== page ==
Walking and cycling give cities economic advantage, study finds


Cities have today been urged to improve support for walking and cycling, after research found urban areas with physically active residents are more economically competitive.

Bodies including the Confederation of British Industry (CBI), business consultants KPMG and campaigners Sustrans joined with Bristol mayor George Ferguson today to raise pressure on UK cities to prioritise keeping their populations active.

A report published by Active Living Research, University of California, found cities with physically active populations saw increased productivity, improved school performance, higher property values and improved health and wellbeing.

The Active Cities study from Nike found making metropolitan areas better for walking could boost footfall and trading by 40%, while pedestrian and cycling interventions in the UK deliver an average return of £19 for every £1 invested.

Bristol was named one of nine cities around the world that has successfully embedded physical activity into its core strategies, with others featured including New York and Rio de Janeiro.

The report said cities could boost activity by keeping street lights on, allowing parks and sports centres to open late and opening up school fields to the public.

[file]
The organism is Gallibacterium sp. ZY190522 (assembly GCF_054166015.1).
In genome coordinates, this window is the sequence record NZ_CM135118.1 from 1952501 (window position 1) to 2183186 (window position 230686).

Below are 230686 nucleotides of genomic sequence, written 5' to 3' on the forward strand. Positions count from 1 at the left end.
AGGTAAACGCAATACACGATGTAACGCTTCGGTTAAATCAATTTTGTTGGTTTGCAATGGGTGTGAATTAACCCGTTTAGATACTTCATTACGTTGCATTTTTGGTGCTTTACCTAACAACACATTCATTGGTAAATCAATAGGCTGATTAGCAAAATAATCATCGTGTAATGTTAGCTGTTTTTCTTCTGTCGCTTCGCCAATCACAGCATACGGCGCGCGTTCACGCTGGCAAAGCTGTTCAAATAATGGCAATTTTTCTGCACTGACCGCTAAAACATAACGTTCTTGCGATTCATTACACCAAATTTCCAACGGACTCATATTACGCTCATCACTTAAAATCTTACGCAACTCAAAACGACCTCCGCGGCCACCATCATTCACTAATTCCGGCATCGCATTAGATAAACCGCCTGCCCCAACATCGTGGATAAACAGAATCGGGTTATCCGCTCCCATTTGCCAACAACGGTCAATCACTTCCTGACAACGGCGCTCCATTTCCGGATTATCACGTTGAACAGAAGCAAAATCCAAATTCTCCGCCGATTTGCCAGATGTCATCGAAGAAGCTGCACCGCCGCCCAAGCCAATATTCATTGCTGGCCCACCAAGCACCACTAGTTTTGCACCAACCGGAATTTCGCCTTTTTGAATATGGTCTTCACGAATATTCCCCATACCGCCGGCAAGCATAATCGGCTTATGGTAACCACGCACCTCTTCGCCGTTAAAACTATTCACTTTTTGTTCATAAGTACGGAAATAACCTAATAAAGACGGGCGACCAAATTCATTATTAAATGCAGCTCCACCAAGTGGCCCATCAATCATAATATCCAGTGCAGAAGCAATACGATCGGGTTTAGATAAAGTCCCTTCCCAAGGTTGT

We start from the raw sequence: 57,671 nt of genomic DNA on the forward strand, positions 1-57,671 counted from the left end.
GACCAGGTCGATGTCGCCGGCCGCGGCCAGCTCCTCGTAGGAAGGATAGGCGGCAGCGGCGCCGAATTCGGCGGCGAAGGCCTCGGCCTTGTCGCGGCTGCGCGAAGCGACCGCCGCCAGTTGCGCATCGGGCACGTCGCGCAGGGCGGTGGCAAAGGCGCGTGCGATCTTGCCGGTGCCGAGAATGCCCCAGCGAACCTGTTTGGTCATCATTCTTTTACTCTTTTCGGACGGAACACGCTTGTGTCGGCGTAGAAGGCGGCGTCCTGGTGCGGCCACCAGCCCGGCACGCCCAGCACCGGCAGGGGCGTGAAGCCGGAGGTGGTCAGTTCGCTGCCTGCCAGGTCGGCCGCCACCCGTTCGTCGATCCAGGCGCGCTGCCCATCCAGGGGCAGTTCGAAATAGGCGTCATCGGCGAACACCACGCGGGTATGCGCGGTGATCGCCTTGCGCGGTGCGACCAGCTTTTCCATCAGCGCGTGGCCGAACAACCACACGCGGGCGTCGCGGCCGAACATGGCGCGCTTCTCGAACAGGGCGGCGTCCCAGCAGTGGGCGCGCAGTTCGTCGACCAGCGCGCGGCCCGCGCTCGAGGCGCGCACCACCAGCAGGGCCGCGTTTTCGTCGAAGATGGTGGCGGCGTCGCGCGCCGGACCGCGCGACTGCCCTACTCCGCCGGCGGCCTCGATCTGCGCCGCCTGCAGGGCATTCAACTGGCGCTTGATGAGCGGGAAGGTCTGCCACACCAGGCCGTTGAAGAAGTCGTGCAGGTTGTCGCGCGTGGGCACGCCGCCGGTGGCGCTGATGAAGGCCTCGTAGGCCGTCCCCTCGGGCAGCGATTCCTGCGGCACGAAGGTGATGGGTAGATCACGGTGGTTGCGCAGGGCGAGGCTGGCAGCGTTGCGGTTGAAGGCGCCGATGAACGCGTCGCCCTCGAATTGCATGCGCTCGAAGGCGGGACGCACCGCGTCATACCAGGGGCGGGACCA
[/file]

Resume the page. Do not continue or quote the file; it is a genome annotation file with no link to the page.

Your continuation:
Sustrans health director, Philip Insall, said: ‘The relationship between physical activity and economic performance has been clear for years, but this research shows active cities are healthier, wealthier, safer, greener and more cohesive. Not surprisingly, the people who live in them are happier.’

Chad Spoon, part of the research team at Active Living Research, University of California, said: ‘A city’s ability to compete depends on an active population. The research is clear on this – it shows how an active city can be a low-cost, high-return investment.’

George Ferguson said it was ‘vitally important’ to promote walking and cycling for shorter journeys, something he was expecting to see ‘increase even further’ in Bristol.

‘By encouraging more people to walk and cycle around the city we can make this city a healthier, happier and more attractive place to live, the Bristol mayor added.

Mandy Ayres, senior director for global community impact at Nike, said ‘Modern life has engineered movement out of our daily routine, and we need a collaboration from government, employers, civil society and individuals to bring physical activity back to the places we work, live, learn and play. Creating the right physical environment to give everyone a chance to get active won't just make citizens feel better – it creates a competitive advantage for a city.’

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